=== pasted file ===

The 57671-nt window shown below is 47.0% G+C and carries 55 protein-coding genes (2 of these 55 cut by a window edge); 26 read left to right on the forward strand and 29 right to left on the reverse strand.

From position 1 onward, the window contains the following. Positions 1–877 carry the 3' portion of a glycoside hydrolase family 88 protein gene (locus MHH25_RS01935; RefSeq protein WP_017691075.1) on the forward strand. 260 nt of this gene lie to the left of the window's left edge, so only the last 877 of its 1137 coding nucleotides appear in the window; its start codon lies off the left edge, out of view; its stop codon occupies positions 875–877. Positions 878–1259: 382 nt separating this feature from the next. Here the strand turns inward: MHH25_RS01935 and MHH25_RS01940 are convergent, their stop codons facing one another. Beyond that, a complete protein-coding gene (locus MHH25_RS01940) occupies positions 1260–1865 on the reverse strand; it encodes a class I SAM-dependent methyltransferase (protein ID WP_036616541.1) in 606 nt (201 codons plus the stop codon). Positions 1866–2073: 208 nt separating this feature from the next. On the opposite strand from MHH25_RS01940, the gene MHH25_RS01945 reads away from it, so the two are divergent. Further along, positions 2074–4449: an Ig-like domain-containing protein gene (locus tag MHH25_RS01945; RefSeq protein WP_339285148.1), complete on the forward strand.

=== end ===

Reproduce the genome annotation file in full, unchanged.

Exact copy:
The 57671-nt window shown below is 47.0% G+C and carries 55 protein-coding genes (2 of these 55 cut by a window edge); 26 read left to right on the forward strand and 29 right to left on the reverse strand.

From position 1 onward, the window contains the following. Positions 1–877 carry the 3' portion of a glycoside hydrolase family 88 protein gene (locus MHH25_RS01935; RefSeq protein WP_017691075.1) on the forward strand. 260 nt of this gene lie to the left of the window's left edge, so only the last 877 of its 1137 coding nucleotides appear in the window; its start codon lies off the left edge, out of view; its stop codon occupies positions 875–877. Positions 878–1259: 382 nt separating this feature from the next. Here the strand turns inward: MHH25_RS01935 and MHH25_RS01940 are convergent, their stop codons facing one another. Beyond that, a complete protein-coding gene (locus MHH25_RS01940) occupies positions 1260–1865 on the reverse strand; it encodes a class I SAM-dependent methyltransferase (protein ID WP_036616541.1) in 606 nt (201 codons plus the stop codon). Positions 1866–2073: 208 nt separating this feature from the next. On the opposite strand from MHH25_RS01940, the gene MHH25_RS01945 reads away from it, so the two are divergent. Further along, positions 2074–4449: an Ig-like domain-containing protein gene (locus tag MHH25_RS01945; RefSeq protein WP_339285148.1), complete on the forward strand.